• Ciudad Acuña – Manuel Acuña, poet
  • Cuatrocienegas de Carranza – President Venustiano Carranza, who was born in Cuatrocieneagas in 1859
  • Diana Laura Riojas (Coahuila) – Diana Laura Riojas de Colosio (1957–1994), Luis Donaldo Colosio's widow
  • Escobedo, Coahuila – General Mariano Escobedo
  • Francisco I. Madero, Coahuila – Francisco I. Madero, President
  • Flores Magon, Coahuila – Ricardo Flores Magón, Jesús Flores Magón and Enrique Flores Magón
  • General Cepeda – Victoriano Cepeda Camacho, (1826–1892), a general and a governor of Coahuila
  • Guerrero, Coahuila – Vicente Guerrero, President
  • Hidalgo, Coahuila – Miguel Hidalgo
  • Jiménez, Coahuila – José Mariano Jiménez
  • Juárez Municipality, Coahuila – Benito Juárez, President
  • Lamadrid Municipality, Coahuila – Francisco Lamadrid
  • Lázaro Cárdenas, Coahuila – Lázaro Cárdenas, President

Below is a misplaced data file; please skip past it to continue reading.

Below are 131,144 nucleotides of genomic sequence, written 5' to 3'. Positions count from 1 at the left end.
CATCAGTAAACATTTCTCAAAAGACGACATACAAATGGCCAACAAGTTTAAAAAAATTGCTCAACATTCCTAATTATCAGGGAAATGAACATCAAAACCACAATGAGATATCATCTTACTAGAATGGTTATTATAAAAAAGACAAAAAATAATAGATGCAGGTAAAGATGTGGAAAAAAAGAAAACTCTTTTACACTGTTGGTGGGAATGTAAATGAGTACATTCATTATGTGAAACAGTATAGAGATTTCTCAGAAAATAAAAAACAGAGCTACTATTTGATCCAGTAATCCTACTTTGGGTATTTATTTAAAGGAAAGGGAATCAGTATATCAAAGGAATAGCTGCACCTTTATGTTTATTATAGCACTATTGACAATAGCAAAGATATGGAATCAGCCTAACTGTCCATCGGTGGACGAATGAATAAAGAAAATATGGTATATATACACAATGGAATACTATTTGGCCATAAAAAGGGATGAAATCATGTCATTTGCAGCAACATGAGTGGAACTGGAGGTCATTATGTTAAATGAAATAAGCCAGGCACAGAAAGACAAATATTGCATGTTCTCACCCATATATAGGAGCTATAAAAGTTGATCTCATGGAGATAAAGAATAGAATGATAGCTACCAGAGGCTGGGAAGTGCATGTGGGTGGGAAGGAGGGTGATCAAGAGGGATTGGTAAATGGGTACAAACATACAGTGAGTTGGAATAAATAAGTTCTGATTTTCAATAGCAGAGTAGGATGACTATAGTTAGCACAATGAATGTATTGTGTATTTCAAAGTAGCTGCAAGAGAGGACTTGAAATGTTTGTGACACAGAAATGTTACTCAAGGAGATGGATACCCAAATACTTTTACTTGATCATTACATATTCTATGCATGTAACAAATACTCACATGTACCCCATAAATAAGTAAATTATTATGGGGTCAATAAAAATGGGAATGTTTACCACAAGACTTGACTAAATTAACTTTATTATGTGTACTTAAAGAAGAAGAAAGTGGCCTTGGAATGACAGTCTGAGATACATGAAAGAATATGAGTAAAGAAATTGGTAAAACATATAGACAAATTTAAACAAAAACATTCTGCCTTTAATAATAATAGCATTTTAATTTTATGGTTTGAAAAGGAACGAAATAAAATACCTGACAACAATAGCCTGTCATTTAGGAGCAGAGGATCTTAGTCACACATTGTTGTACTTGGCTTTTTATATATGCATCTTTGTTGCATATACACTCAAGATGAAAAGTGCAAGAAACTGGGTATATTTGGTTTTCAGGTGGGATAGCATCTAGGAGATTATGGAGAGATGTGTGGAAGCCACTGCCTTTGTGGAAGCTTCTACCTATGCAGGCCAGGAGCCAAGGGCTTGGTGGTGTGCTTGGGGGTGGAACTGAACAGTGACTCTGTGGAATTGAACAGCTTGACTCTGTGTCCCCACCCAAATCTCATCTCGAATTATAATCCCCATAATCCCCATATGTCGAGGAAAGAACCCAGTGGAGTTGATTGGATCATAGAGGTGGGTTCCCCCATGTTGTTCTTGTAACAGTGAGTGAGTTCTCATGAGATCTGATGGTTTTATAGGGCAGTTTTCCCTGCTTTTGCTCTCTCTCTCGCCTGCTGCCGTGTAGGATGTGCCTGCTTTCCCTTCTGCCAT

• Lucio Blanco, Coahuila – Lucio Blanco, revolutionary
  • Matamoros Municipality – Mariano Matamoros (1770–1814), priest and independence leader
  • Monclova – Melchor Portocarrero, 3rd Count of Monclova
  • Morelos Municipality – José María Morelos (1765–1815), priest and independence leader
  • Nava, Coahuila – Pedro de Nava, Commander general of New Spain
  • Ocampo, Coahuila – Melchor Ocampo
  • Ramos Arizpe – Miguel Ramos Arizpe, priest and politician
  • San Buenaventura Municipality, Coahuila – Giovanni di Fidanza (1221–1274), Franciscan scholastic theologian and philosopher
  • San Pedro Municipality, Coahuila – Saint Peter
  • Santa Rosa de Múzquiz – Saint Rose of Lima and Melchor Múzquiz, President
  • Viesca – José María y Viesca, Governor of Coahuila and Nuevo León
  • Zaragoza, Coahuila – Ignacio Zaragoza

Colima

  • Arturo Noriega Pizano – Prof. Arturo Noriega Pizano (1915–1994), governor of Colima